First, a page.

Tragic park incident puts Tbilisi mayor’s career to test

Kakha Kaladze had been the most popular politician in the country. Now he is under attack after a girl was killed as a result of what many suspect is corruption or negligence.
Nini Gabritchidze 
Oct 18, 2022

Calls have mounted for Tbilisi mayor Kakha Kaladze to take responsibility and resign after a teenager died of electrocution in a fountain in a city park.

On October 13, three teenagers were electrocuted after stepping into a newly renovated fountain in Vake Park, Tbilisi’s premier outdoor recreation area. One, a 13-year-old girl, died, while two boys survived thanks to a park maintenance worker who pulled them from the water and a passerby who rendered first aid.

The incident has put pressure on Kaladze, once the most highly regarded member of the ruling party, who is coming under growing criticism as life in Tbilisi becomes ever more chaotic.

The young girl’s death has become the most talked-about subject in Georgia, playing as it does on parents’ worst fears, as well as a pervasive sense that one's personal safety in Georgia is ever precarious. Police have launched an investigation into possible violations of electrical safety regulations that led to the accident.

“Of course, the investigation will find out everything,” Kaladze said on October 13. “All of those guilty will be held responsible before the law, including me – if I am guilty of any wrongdoing, I am ready to face responsibility.”

But it is a different type of responsibility – political – that critics say Kaladze must face for an incident like this happening under his administration. Many suspect that corruption or negligence lies behind the tragedy and are calling for the mayor to resign regardless of what the police probe establishes.

“It is our civic responsibility to not allow anyone to get away with the crime that led to the death of a 13-year-old,” wrote the organizers of a protest rally. “The mayor and his staff members have to take moral, legal, and political responsibility for the incident.”

In the wake of the accident many have argued that it was likely the result of corruption. The company that carried out the Vake Park renovations, Greenservice+, had already come under scrutiny in the months before the accident, when it was found to have secured suspiciously generous deals from the city government. Its founders also were convicted of corruption for contracts they received under the previous government.

But the mayor does not appear to be willing to step down.

Instead, he has been attempting to deflect the backlash via a series of public appearances, first at the funeral service of the young girl and then posing with a mournful face in a separate meeting with Devi Mezurnishvili, the park gardener who has been hailed as a hero for helping save the teenagers’ lives. He then visited a recovering survivor of the accident at home, giving the young boy a soccer jersey with his name on it.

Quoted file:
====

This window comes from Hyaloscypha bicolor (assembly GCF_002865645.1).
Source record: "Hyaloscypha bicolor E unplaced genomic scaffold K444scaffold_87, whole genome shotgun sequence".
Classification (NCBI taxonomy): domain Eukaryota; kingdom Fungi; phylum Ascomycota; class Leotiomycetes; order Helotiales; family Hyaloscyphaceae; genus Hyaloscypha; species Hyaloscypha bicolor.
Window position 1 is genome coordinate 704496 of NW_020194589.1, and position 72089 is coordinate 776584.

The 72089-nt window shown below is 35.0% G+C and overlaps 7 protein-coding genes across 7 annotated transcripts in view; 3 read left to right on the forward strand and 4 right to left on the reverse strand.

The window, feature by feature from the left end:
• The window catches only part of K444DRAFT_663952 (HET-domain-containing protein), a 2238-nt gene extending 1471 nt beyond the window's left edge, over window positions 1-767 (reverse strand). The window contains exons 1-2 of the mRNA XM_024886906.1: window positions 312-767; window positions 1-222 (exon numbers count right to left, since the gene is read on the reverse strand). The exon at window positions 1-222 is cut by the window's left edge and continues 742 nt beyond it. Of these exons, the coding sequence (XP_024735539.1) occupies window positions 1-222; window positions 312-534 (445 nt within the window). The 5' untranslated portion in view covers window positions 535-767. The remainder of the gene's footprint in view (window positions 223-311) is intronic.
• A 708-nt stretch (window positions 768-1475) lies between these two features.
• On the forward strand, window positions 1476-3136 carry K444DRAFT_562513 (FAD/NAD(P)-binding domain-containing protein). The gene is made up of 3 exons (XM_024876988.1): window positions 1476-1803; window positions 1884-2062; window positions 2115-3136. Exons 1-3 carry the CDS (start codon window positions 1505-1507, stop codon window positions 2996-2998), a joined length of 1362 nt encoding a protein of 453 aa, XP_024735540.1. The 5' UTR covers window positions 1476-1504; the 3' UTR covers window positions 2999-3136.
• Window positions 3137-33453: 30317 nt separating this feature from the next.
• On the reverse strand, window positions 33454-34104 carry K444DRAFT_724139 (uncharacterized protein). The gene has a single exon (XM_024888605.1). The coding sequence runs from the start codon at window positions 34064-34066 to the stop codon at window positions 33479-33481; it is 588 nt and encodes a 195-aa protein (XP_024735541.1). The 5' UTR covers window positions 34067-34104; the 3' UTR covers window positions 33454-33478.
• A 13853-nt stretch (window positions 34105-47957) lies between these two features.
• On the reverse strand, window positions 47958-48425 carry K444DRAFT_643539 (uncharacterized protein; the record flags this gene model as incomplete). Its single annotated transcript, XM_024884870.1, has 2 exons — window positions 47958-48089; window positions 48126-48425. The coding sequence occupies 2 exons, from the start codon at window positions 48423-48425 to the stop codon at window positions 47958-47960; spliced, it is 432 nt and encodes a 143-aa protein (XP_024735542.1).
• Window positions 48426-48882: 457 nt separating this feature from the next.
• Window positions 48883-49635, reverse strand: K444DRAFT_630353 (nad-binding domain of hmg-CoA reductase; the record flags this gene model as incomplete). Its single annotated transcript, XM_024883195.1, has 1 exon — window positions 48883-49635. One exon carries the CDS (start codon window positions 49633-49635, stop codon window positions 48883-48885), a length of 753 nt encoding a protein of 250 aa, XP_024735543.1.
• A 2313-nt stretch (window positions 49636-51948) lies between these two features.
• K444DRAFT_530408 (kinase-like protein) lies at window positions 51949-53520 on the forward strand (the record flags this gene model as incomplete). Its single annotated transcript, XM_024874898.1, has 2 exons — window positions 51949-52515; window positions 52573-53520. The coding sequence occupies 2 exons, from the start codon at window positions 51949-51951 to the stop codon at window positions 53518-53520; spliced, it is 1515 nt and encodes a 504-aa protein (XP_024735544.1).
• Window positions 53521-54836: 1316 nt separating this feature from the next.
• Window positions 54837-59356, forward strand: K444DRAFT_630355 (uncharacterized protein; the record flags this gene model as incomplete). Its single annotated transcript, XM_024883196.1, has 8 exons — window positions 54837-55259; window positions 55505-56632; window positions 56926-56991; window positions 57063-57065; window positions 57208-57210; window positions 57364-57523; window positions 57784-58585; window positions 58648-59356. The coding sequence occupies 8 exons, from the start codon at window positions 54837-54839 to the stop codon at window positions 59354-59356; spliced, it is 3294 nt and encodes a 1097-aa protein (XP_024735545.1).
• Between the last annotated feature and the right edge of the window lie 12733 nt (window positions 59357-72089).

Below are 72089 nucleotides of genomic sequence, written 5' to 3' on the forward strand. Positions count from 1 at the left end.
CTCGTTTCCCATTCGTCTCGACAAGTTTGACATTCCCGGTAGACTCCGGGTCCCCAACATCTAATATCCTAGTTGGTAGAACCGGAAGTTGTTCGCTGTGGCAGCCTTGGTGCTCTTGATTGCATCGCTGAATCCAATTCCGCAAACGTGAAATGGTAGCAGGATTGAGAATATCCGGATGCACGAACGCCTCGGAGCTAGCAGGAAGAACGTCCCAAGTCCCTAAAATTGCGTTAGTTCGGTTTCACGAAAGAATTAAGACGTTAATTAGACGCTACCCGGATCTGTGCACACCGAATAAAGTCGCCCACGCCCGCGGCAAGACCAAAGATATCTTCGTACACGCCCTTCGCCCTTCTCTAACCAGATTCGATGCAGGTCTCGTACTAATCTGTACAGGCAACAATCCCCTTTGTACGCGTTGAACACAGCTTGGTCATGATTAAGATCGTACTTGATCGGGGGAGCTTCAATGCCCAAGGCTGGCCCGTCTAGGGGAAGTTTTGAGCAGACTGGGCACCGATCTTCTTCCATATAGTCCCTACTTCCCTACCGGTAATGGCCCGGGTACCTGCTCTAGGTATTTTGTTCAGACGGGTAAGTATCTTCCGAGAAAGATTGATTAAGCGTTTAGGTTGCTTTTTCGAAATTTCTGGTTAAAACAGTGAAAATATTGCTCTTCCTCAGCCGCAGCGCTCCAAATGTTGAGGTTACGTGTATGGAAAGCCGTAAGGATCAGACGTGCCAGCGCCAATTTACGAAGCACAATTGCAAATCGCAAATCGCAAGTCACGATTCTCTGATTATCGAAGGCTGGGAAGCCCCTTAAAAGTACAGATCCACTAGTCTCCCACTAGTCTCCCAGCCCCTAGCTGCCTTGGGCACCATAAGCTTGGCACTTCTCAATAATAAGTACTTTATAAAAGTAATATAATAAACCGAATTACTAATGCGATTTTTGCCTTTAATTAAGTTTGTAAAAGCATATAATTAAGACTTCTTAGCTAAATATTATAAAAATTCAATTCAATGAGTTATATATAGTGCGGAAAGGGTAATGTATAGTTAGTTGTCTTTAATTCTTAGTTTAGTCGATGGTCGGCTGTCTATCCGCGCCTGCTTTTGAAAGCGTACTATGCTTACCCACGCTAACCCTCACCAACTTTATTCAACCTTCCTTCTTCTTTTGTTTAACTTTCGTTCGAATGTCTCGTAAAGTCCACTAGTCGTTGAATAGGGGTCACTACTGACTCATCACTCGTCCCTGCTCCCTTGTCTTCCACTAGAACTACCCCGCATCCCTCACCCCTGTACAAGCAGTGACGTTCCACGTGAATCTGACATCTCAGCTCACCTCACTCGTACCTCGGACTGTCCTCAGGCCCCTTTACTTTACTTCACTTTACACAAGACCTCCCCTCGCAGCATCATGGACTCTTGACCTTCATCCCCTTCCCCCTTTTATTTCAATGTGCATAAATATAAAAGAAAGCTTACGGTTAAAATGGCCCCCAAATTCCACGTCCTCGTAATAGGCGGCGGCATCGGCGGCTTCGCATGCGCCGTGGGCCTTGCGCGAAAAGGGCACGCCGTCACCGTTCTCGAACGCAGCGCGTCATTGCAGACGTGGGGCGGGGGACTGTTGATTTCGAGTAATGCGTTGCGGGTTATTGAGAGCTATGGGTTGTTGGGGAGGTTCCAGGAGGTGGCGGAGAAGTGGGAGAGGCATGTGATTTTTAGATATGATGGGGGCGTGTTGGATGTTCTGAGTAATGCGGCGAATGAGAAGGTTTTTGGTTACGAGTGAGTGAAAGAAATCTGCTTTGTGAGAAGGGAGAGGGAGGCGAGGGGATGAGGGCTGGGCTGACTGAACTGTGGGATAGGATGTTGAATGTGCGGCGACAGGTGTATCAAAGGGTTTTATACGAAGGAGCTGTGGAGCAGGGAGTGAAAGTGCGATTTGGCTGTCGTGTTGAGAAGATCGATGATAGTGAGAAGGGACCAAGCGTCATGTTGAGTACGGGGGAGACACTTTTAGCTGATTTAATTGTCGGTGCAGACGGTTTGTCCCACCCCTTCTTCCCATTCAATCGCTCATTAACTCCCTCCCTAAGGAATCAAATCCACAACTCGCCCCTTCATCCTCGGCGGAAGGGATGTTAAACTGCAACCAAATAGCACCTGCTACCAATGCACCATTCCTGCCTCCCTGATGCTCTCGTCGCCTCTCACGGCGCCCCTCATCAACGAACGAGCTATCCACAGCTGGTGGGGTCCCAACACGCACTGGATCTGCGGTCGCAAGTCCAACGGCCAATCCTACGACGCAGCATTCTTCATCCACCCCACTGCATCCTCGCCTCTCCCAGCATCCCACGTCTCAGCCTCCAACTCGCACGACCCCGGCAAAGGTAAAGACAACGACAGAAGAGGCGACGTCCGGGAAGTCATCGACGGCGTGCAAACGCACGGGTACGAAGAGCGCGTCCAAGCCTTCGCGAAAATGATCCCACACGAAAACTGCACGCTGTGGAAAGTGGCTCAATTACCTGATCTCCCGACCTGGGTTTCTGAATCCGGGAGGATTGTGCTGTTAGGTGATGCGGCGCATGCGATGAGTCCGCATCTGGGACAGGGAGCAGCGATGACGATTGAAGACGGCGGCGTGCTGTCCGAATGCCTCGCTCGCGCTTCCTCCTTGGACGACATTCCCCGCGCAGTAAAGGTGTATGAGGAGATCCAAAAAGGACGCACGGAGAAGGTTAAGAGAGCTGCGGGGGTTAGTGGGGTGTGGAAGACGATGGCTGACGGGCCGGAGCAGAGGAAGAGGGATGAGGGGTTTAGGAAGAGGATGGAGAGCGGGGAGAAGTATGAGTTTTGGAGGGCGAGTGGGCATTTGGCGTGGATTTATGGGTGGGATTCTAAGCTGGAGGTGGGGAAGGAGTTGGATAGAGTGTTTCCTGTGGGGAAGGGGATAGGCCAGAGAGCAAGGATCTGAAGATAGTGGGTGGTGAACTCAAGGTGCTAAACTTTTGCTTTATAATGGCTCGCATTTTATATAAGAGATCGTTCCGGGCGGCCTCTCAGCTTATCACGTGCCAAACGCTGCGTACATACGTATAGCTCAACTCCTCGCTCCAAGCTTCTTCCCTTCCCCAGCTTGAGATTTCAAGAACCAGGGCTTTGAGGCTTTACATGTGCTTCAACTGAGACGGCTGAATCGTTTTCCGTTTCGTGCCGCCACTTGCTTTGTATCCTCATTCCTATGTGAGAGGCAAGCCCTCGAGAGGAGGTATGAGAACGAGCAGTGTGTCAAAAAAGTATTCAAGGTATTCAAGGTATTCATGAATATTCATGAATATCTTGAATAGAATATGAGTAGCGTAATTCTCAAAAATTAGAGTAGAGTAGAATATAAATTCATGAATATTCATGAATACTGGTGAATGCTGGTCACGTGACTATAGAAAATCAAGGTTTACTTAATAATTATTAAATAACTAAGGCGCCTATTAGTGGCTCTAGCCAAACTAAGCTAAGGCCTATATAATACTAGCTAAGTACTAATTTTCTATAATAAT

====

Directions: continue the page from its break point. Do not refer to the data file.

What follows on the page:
Kaladze, a former soccer star, is in his second term as mayor and represents a rare example of a politician from the ruling Georgian Dream party who is generally liked. He presents an image of a debonair family man, regularly posing with his wife and several children. He makes frequent public appearances, either in person or streaming on social media. And unlike most party officials, whose agendas seem to revolve solely around keeping the opposition out of power, he has put forth a positive vision of a more livable Tbilisi, focusing on pedestrians and public transportation. In a March 2022 poll, he was identified as the most popular politician in the country.

It is Chavchavadze Avenue, the street in Tbilisi’s central Vake district that leads to the park where the tragedy occurred, that has become the most illustrative example of Kaladze’s politics. After a series of renovations, pedestrians can now walk on wide sidewalks without having to dodge chaotically parked cars, as is the case in much of the rest of the city. New bicycle and bus lanes, too, create an orderly flow of traffic rarely seen in Tbilisi. “A city full of life” has been his slogan.

“I promise that in four years, Tbilisi will be the greenest, the most organized, and most beautiful city in Europe,” he pledged as he ran for reelection last year.

Outside of Vake, though, that pledge seems a deeply remote prospect. In recent weeks, the city has been beset by seemingly permanent traffic jams. Public transportation isn’t much help, as bus lanes are still rare in most of the city and photos of packed metro stations regularly appear in Georgian social media.

Even neighborhoods on the outskirts are now experiencing the chaos once limited to the central parts of the city, as intensive construction projects and rapid population growth are congesting and dirtying once remote districts.

Now, in the demonstrations that have followed the tragedy, protesters have mocked Kaladze’s slogan, with signs like “city full of corruption” and “city full of death.”

His career appears safe – he still has a well of public support to draw on, and the party doesn’t have many likable alternatives – it is nevertheless taking a hit.

While he will rely on his well-known PR team to get him through the dark times, even that has come under increasing scrutiny for its heavy use of public money.

“Employing PR technologies for the Vake Park tragedy, which Kaladze did, is a disgrace and hopefully a large part of the public can see behind the mask,” Tamta Mikeladze, program director at local NGO Social Justice Center, wrote on Facebook.

Nini Gabritchidze is a Tbilisi-based journalist.